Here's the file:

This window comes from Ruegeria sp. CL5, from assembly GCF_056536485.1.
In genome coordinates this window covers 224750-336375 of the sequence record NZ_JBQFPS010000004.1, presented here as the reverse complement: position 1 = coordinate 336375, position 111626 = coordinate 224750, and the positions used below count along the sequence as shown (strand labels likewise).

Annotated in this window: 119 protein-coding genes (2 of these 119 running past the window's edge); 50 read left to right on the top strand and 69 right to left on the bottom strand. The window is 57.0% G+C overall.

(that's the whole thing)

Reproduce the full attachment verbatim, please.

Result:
This window comes from Ruegeria sp. CL5, from assembly GCF_056536485.1.
In genome coordinates this window covers 224750-336375 of the sequence record NZ_JBQFPS010000004.1, presented here as the reverse complement: position 1 = coordinate 336375, position 111626 = coordinate 224750, and the positions used below count along the sequence as shown (strand labels likewise).

Annotated in this window: 119 protein-coding genes (2 of these 119 running past the window's edge); 50 read left to right on the top strand and 69 right to left on the bottom strand. The window is 57.0% G+C overall.